Rome — Steamy magazine exposés are rarely good news for the people or institutions featured in them. That's probably especially true for the troubled Vatican bank, which over the years has been the church's premier magnet for conspiracy theories and scandals of every imaginable sort.
On Friday, however, the bank finally caught a break.
There was yet another gossipy piece in an Italian newsmagazine, in this case l'Espresso, featuring ominous storm cloud art, which was full of unnamed sources describing an "earthquake" related to the bank. (The place is technically the "Institute for the Works of Religion," often referred to by the Italian acronym IOR.)
Immediately after it appeared, the piece had phone lines buzzing inside the Vatican, in part because after last summer's leaks scandal, the perception that insiders are spilling the beans to reporters usually means going to Defcon 1.
Yet despite the melodramatic flourishes in the piece, its overall effect is probably to burnish, rather than erode, the bank's new image.
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That's because the "earthquake" to which the title refers is a growing sense of shock that bank officials aren't just talking about transparency, but actually implementing it – beginning with insisting that Vatican personnel, including those at the very top of the food chain, explain where the money they have parked at the bank comes from and what they're doing with it.
"In the Vatican, the unthinkable is happening," the article reports. "A deadly tightening up has been imposed … in the name of legality and absolute transparency."
For most outsiders, the application of tighter controls probably seems less unthinkable than long overdue. Aside from its checkered historical past, such as the celebrated scandals involving Roberto Calvi and the Banco Ambrosiano in the 1980s, the IOR has recently stumbled through a series of embarrassments:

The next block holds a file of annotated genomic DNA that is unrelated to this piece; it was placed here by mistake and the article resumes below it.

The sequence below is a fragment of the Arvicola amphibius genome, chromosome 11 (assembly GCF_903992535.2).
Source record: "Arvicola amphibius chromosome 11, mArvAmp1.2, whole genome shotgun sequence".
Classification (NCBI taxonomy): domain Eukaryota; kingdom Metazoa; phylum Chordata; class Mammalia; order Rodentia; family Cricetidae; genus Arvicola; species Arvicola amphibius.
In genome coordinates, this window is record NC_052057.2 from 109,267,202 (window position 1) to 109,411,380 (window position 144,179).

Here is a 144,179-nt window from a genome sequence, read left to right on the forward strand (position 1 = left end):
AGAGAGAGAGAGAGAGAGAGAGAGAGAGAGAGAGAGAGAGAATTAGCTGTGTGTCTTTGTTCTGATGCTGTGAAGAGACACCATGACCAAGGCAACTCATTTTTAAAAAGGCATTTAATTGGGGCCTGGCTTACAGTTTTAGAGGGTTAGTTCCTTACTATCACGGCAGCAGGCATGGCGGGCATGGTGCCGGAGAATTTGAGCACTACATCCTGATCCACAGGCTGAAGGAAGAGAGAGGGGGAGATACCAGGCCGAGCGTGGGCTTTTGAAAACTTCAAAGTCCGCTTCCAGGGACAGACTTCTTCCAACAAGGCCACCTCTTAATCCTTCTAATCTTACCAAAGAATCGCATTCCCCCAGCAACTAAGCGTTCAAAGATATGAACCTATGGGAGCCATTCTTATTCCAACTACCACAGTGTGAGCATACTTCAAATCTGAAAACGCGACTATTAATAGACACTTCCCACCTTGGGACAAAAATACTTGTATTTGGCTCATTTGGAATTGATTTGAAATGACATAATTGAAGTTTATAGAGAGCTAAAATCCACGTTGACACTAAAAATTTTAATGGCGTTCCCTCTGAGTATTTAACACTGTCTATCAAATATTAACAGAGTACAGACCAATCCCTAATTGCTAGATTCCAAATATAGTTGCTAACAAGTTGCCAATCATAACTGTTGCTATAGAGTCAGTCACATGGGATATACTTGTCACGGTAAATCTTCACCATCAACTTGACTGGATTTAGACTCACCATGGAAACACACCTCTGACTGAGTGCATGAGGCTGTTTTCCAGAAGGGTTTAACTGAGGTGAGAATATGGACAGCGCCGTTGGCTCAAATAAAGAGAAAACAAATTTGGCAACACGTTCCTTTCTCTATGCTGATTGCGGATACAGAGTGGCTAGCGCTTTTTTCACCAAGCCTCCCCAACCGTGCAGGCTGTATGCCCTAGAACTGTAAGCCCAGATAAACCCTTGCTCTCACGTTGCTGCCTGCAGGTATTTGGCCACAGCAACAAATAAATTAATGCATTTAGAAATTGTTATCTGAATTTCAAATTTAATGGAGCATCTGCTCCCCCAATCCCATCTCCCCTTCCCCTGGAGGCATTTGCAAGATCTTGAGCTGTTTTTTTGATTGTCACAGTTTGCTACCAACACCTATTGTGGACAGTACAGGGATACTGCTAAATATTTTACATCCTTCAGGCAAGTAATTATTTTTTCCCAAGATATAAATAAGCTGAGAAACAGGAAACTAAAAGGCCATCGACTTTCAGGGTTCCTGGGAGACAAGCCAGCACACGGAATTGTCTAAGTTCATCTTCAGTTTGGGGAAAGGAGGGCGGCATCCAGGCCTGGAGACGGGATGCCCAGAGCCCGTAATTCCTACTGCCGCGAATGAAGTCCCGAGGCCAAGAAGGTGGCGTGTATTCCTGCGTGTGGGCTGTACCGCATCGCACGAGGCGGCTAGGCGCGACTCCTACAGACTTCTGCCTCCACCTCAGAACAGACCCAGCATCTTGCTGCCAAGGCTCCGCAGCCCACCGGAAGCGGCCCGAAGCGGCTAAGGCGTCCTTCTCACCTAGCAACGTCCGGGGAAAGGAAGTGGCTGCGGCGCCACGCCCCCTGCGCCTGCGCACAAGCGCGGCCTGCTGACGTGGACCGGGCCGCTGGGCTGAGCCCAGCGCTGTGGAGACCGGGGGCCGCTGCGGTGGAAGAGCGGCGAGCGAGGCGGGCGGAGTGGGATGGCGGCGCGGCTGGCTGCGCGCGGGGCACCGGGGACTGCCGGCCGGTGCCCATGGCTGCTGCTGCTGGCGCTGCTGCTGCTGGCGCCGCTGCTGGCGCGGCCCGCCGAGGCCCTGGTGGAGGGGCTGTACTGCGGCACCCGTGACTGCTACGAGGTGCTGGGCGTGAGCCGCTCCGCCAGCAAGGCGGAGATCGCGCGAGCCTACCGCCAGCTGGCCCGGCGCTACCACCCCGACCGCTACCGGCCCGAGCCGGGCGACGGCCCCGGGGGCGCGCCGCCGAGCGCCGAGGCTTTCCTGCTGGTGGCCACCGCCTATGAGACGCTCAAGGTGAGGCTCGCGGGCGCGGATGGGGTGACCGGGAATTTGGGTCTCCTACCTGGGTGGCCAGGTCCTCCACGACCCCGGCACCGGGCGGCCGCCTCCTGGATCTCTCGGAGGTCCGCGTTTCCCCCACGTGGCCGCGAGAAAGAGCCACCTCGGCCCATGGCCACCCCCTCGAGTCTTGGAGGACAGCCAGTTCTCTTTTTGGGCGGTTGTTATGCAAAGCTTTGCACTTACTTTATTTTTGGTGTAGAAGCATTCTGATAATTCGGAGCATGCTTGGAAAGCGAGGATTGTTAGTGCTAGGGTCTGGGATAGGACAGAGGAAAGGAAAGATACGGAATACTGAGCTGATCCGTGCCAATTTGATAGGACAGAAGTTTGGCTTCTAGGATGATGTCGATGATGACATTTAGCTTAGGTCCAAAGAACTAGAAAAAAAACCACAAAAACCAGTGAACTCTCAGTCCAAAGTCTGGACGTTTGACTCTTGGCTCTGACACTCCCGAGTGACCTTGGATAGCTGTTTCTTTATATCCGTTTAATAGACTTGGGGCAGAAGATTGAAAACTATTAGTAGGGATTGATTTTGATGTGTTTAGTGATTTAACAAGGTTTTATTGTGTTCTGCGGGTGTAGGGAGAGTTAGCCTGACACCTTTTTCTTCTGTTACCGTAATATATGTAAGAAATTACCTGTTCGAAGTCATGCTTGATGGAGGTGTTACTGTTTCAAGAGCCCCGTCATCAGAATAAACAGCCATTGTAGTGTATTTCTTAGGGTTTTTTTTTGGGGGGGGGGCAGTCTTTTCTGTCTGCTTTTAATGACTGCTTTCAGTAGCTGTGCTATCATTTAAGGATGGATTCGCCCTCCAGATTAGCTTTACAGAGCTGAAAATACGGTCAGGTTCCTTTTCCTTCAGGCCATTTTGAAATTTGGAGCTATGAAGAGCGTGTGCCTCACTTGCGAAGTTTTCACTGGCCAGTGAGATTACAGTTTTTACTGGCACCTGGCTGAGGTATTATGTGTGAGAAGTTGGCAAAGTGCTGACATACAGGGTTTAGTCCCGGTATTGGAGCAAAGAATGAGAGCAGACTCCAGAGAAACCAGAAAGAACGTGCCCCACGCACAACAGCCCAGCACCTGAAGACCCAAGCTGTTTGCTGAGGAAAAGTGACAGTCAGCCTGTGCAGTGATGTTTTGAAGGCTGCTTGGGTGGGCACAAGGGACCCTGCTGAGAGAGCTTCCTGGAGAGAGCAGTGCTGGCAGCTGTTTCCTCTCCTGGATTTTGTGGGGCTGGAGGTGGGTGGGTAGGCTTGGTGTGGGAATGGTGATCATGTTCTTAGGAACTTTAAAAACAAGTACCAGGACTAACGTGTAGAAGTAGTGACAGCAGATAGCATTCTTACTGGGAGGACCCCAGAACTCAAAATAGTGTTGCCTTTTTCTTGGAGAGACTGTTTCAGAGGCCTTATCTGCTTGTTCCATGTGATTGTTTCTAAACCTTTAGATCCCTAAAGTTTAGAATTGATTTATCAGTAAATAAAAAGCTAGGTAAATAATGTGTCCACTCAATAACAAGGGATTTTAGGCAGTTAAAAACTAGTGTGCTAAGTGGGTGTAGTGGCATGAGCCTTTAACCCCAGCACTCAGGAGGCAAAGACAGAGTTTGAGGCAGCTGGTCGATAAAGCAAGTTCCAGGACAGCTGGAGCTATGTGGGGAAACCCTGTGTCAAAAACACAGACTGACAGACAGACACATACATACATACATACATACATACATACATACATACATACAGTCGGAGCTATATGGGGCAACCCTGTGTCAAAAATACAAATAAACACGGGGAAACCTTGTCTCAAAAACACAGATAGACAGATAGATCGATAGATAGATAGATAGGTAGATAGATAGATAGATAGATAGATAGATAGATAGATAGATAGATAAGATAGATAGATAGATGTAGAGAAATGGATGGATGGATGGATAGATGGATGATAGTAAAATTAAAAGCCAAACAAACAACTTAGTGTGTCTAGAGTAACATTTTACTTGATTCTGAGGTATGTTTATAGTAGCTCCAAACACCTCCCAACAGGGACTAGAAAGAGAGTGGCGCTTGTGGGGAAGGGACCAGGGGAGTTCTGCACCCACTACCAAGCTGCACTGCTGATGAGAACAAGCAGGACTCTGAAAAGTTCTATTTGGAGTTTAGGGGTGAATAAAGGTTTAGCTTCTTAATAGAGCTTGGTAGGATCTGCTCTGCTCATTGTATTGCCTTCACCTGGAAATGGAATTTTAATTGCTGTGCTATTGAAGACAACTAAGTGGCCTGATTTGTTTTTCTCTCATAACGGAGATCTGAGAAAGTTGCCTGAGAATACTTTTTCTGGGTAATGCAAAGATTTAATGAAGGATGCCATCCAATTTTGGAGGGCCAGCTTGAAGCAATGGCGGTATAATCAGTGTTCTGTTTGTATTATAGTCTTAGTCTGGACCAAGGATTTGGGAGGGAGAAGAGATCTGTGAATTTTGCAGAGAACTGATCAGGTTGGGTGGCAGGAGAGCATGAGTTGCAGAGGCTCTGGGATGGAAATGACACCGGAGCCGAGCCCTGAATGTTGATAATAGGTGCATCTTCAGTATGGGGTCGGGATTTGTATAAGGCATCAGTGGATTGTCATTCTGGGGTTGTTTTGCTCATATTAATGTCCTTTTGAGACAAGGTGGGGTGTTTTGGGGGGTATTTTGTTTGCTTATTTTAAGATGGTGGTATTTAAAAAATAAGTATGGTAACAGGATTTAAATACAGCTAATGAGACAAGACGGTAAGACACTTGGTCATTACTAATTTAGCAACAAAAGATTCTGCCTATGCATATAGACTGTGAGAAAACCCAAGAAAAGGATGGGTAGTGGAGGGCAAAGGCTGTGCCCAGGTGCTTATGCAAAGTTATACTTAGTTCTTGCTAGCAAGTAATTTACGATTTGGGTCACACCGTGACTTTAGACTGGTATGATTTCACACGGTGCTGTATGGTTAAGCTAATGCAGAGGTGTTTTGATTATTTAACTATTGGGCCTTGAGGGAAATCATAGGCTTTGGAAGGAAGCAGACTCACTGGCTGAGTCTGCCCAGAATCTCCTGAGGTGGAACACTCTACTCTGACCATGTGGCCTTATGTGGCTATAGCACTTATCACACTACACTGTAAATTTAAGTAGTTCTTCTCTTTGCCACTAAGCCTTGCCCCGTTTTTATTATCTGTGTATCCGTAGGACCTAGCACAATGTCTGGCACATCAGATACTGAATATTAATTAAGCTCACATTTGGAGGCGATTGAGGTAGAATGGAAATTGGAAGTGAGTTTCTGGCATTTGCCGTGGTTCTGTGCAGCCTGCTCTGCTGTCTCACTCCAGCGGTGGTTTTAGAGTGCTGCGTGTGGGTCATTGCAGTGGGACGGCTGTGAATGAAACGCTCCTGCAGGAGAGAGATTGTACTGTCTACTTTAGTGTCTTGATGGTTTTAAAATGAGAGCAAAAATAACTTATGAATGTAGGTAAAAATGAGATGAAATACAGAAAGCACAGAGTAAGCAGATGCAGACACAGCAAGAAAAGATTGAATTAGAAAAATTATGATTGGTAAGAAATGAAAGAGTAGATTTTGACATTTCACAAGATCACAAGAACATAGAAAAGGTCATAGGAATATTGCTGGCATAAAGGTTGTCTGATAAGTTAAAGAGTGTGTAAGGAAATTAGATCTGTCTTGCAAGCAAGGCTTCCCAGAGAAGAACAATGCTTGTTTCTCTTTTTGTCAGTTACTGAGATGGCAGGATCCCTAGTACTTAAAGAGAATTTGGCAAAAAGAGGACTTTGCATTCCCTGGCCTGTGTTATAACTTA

- In 2010, Roman magistrates froze $33 million the IOR held in an Italian bank, charging violations of transparency protocols. The money was released in June 2011, but a criminal investigation of both the bank's president and its director at the time, both of whom have since left, remains open.
- A 2012 evaluation by Moneyval, the Council of Europe's anti-money laundering agency, applauded the Vatican for "coming a long way in a short time" toward greater financial transparency, but also raised serious questions about what evaluators saw as a lack of external regulation of the Vatican Bank.
- In January 2013, credit card services were temporarily shut down at the Vatican after the Bank of Italy refused to process payments on the grounds of concerns about inadequate money-laundering controls. Services weren't fully restored until May, meaning the Vatican lost significant potential revenue during a period when Benedict's shock resignation and the popularity of Pope Francis created peak interest in stamps, coins, and other traditional money-makers.
- In July, the top two day-to-day officials of the bank resigned shortly after a former Vatican accountant, Monsignor Nunzio Scarano, was arrested for alleged involvement in a plot to smuggle $26 million in cash into Italy on behalf of a family of shipping magnates. Scarano also faces a separate criminal investigation related to suspicious movements of funds in his Vatican bank accounts.
At a time when Pope Francis has signaled a desire for serious reform in Vatican structures, the cumulative effect of these scandals has been to lead some senior churchmen to openly ask whether the bank is an anachronism and ought to be shut down.
In that context, the bottom line for the bank's new administration under German President Ernst von Freyberg, a veteran businessman and financier, would seem to be crystal clear: reform or die.
Judging from the l'Espresso piece, it would seem they've embraced the former.
The basis for the report is the detailed inspection currently being performed at the bank by the U.S.-based Promontory Financial Group, a risk management and regulatory compliance consulting firm founded by a former U.S. Comptroller of the Currency. It was hired by von Freyberg, with the idea of finishing the work of reviewing every client's data by the end of the year.